Fitt, L.
Fyfe of Fairfield, L.
Gale, B.
Gibson of Market Rasen, B.
Gladwin of Clee, L.
Goodhart, L.
Gordon of Strathblane, L.
Goudie, B.
Gould of Potternewton, B.
Graham of Edmonton, L.
Grenfell, L.
Hamwee, B.
Hardy of Wath, L.
Harris of Greenwich, L.
Harris of Richmond, B.
Harrison, L.
Haskel, L.
Hayman, B.
Hilton of Eggardon, B.
Hogg of Cumbernauld, L.
Hollis of Heigham, B.
Hooson, L.
Howells of St. Davids, B.
Hoyle, L.
Hughes of Woodside, L.
Hunt of Kings Heath, L.
Irvine of Lairg, L. (Lord Chancellor)
Islwyn, L.
Jacobs, L.
Janner of Braunstone, L.
Jay of Paddington, B. (Lord Privy Seal)
Jeger, B.
Jenkins of Putney, L.
Judd, L.
King of West Bromwich, L.
Kirkhill, L.
Lea of Crondall, L.
Levy, L.
Lipsey, L.
Listowel, E.
Lockwood, B.
Lofthouse of Pontefract, L.
Macdonald of Tradeston, L.
McIntosh of Haringey, L. [Teller]
MacKenzie of Culkein, L.
Mackenzie of Framwellgate, L.
Mackie of Benshie, L.
Maddock, B.
Mallalieu, B.
Manchester, Bp.
Mar and Kellie, E.
Marsh, L.
Mason of Barnsley, L.
Massey of Darwen, B.
Merlyn-Rees, L.
Mishcon, L.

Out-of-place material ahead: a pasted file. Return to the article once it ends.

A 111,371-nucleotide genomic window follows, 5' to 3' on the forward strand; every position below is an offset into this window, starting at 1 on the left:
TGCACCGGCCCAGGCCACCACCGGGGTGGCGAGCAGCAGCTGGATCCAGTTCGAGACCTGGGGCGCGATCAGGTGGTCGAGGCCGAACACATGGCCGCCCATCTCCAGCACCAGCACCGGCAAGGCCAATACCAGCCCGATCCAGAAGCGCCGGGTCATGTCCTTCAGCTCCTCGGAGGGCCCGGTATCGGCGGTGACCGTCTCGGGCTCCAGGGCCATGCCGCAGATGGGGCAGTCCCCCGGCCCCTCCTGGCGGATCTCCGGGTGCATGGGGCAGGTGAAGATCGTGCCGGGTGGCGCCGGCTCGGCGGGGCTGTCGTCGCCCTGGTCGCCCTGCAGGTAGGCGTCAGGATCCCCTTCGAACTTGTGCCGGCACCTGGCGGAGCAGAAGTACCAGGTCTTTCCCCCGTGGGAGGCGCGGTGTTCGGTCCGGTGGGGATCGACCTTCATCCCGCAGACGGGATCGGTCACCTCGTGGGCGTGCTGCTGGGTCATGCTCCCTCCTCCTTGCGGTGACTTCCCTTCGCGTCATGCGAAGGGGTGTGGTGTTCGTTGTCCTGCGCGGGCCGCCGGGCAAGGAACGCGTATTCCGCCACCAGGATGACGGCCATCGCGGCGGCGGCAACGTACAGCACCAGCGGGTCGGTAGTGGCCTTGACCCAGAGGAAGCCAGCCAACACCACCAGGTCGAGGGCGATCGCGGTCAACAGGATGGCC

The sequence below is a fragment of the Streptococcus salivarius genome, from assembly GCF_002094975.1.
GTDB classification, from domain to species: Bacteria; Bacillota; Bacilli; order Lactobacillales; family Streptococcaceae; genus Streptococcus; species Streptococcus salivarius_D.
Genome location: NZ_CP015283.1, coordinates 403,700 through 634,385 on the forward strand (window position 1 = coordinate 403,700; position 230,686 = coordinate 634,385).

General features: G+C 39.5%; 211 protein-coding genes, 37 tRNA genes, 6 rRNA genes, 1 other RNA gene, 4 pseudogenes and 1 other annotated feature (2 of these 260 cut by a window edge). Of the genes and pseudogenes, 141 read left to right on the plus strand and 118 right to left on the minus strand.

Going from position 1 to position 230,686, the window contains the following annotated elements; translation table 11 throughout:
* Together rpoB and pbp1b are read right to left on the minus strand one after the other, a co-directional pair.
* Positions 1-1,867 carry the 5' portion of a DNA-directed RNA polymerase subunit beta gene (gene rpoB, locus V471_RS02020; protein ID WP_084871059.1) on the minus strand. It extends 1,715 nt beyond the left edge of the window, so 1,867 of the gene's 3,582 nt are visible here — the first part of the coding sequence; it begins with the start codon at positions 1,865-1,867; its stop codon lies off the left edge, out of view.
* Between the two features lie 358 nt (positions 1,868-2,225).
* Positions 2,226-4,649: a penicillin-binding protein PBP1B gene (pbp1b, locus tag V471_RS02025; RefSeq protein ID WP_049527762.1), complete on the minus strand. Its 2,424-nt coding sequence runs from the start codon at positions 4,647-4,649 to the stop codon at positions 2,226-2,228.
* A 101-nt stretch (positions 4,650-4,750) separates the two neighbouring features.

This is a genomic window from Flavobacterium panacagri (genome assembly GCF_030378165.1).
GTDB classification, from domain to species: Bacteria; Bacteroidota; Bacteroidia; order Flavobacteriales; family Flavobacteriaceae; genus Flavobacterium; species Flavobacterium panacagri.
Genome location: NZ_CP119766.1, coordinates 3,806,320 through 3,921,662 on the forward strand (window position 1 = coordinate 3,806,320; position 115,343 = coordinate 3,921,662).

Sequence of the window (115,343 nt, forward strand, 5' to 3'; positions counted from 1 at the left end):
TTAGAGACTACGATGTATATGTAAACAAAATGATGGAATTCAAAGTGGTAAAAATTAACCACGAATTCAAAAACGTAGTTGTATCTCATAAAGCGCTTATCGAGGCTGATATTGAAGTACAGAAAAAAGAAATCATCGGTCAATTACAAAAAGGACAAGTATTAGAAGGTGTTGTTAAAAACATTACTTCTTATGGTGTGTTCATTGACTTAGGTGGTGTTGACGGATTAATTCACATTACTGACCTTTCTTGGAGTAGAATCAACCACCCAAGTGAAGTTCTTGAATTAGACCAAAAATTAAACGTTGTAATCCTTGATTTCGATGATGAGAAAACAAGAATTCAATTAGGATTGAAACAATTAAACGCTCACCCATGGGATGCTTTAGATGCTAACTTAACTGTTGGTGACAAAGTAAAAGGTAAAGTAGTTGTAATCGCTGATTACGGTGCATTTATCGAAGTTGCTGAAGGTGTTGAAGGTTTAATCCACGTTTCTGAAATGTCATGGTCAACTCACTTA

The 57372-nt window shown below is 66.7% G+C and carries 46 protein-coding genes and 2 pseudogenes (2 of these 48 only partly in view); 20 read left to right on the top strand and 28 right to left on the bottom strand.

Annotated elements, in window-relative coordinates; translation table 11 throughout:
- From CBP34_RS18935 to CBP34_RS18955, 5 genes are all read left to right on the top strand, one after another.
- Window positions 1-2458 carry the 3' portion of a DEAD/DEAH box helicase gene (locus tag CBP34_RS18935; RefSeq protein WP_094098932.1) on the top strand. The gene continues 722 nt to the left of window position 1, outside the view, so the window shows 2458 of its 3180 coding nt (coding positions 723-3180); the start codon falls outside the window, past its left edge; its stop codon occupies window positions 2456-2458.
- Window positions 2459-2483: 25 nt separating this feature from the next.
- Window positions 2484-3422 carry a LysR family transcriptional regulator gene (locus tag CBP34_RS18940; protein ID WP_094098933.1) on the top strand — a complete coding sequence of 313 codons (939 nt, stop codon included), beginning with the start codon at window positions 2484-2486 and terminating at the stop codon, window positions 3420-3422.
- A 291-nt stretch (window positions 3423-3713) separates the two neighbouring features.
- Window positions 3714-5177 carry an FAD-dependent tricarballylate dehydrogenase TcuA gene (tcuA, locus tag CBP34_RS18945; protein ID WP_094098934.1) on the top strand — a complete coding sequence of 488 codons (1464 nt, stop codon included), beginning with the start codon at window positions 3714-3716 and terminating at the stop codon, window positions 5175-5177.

Morgan, L.
Morris of Castle Morris, L.
Morris of Manchester, L.
Nicol, B.
Parekh, L.
Patel, L.
Patel of Blackburn, L.
Paul, L.
Peston, L.
Plant of Highfield, L.
Ponsonby of Shulbrede, L.
Prys-Davies, L.
Puttnam, L.
Ramsay of Cartvale, B.
Rea, L.
Redesdale, L.
Rendell of Babergh, B.
Richard, L.
Rix, L.
Rodgers of Quarry Bank, L.
Roll of Ipsden, L.
Roper, L.
Sandberg, L.
Scotland of Asthal, B.
Scott of Needham Market, B.
Serota, B.
Sharp of Guildford, B.
Shepherd, L.
Shore of Stepney, L.
Simon, V.
Smith of Clifton, L.
Smith of Leigh, L.
Stallard, L.
Stone of Blackheath, L.
Strange, B.
Symons of Vernham Dean, B.
Taverne, L.
Taylor of Blackburn, L.
Tenby, V.
Thomas of Gresford, L.
Thomas of Walliswood, B.